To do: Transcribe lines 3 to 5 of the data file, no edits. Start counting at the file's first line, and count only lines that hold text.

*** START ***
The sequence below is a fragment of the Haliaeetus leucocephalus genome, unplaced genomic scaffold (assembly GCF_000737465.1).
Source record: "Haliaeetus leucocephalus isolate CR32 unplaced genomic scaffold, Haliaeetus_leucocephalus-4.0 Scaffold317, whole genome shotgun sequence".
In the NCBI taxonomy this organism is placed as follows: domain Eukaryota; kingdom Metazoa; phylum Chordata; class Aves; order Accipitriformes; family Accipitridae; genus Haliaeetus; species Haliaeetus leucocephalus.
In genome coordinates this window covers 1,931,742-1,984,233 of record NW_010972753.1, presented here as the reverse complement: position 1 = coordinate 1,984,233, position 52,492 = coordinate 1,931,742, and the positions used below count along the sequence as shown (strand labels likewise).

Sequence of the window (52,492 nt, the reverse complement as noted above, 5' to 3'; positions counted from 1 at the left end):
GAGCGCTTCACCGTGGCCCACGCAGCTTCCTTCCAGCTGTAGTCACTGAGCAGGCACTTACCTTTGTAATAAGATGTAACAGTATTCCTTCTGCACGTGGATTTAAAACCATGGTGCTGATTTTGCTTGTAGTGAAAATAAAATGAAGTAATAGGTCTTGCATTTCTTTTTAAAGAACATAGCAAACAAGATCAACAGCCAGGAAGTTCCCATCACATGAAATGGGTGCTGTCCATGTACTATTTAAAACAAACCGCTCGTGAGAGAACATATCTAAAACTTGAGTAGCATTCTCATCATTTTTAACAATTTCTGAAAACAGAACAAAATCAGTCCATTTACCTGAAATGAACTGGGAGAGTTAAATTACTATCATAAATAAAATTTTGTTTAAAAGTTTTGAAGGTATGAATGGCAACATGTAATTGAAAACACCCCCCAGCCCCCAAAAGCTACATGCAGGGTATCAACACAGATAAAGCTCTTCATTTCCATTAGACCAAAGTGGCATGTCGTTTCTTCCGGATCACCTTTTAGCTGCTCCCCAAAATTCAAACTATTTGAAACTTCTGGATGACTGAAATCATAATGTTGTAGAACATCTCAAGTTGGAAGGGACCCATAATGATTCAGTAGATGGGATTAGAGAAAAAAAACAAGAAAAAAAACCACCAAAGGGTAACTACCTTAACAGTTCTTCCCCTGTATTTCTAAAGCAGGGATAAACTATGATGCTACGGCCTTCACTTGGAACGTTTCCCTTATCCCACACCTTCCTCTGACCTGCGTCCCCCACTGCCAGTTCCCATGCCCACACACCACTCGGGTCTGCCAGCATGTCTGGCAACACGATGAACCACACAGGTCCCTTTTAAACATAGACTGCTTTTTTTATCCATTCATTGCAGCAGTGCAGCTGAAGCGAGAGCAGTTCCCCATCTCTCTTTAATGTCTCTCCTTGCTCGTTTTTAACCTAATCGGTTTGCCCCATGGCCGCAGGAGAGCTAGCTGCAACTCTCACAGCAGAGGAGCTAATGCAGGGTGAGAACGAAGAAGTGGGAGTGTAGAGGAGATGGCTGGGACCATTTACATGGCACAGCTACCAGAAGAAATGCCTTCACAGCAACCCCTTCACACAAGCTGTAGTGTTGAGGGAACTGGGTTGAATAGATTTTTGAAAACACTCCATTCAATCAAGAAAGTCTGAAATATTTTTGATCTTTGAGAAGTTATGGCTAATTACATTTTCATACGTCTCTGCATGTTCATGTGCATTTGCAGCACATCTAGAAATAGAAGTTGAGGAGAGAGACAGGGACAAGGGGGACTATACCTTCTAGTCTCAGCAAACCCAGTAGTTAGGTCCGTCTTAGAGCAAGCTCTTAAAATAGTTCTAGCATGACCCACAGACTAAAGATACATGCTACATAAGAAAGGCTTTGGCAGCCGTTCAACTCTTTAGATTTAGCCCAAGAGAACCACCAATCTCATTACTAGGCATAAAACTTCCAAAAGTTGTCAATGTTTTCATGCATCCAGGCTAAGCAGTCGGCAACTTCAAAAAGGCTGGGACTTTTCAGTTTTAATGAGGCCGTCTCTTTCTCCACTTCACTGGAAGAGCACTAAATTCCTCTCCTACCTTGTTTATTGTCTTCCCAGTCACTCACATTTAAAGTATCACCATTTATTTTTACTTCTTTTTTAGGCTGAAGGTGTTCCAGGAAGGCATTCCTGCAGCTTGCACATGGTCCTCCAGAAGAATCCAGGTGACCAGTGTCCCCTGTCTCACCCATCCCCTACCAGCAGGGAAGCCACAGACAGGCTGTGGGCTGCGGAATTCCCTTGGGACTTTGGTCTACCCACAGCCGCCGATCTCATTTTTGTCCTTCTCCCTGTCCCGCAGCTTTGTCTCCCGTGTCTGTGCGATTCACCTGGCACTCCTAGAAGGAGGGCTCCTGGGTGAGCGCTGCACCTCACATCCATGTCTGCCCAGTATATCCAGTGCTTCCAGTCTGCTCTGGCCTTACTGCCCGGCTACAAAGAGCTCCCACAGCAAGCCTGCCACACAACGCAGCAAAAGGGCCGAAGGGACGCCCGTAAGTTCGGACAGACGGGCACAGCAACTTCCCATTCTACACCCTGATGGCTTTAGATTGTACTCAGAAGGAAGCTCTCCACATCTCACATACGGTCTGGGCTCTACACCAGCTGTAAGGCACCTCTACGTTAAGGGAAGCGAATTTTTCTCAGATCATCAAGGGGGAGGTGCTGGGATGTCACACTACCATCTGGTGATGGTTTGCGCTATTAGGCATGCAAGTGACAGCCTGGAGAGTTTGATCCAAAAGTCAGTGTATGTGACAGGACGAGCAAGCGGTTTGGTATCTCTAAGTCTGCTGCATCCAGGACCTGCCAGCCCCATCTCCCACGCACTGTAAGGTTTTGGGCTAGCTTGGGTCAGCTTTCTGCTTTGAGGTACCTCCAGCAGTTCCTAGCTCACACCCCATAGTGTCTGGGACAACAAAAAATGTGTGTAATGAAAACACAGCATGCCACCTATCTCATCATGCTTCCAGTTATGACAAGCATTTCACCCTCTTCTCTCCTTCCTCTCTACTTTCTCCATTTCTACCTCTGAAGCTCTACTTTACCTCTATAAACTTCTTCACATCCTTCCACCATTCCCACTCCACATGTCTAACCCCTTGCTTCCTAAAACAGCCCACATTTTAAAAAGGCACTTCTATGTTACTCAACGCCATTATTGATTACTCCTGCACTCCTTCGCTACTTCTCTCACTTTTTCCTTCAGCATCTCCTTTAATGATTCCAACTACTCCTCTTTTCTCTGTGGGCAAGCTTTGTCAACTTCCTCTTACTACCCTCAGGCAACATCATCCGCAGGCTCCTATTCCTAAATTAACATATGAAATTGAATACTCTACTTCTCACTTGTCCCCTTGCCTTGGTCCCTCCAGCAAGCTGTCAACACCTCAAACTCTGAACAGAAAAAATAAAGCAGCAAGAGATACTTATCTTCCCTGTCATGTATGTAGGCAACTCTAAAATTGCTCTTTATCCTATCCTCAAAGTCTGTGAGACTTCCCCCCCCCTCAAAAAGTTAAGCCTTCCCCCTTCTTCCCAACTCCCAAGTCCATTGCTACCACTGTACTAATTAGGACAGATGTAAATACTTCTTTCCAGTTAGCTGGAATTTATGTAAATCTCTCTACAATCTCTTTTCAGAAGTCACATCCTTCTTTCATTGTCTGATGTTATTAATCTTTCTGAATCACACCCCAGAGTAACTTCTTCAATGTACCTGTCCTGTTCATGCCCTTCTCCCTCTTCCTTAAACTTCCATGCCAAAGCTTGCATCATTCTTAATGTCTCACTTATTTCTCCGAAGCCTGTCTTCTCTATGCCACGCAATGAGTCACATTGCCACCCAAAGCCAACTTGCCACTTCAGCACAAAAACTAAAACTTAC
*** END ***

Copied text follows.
In the NCBI taxonomy this organism is placed as follows: domain Eukaryota; kingdom Metazoa; phylum Chordata; class Aves; order Accipitriformes; family Accipitridae; genus Haliaeetus; species Haliaeetus leucocephalus.
In genome coordinates this window covers 1,931,742-1,984,233 of record NW_010972753.1, presented here as the reverse complement: position 1 = coordinate 1,984,233, position 52,492 = coordinate 1,931,742, and the positions used below count along the sequence as shown (strand labels likewise).

Sequence of the window (52,492 nt, the reverse complement as noted above, 5' to 3'; positions counted from 1 at the left end):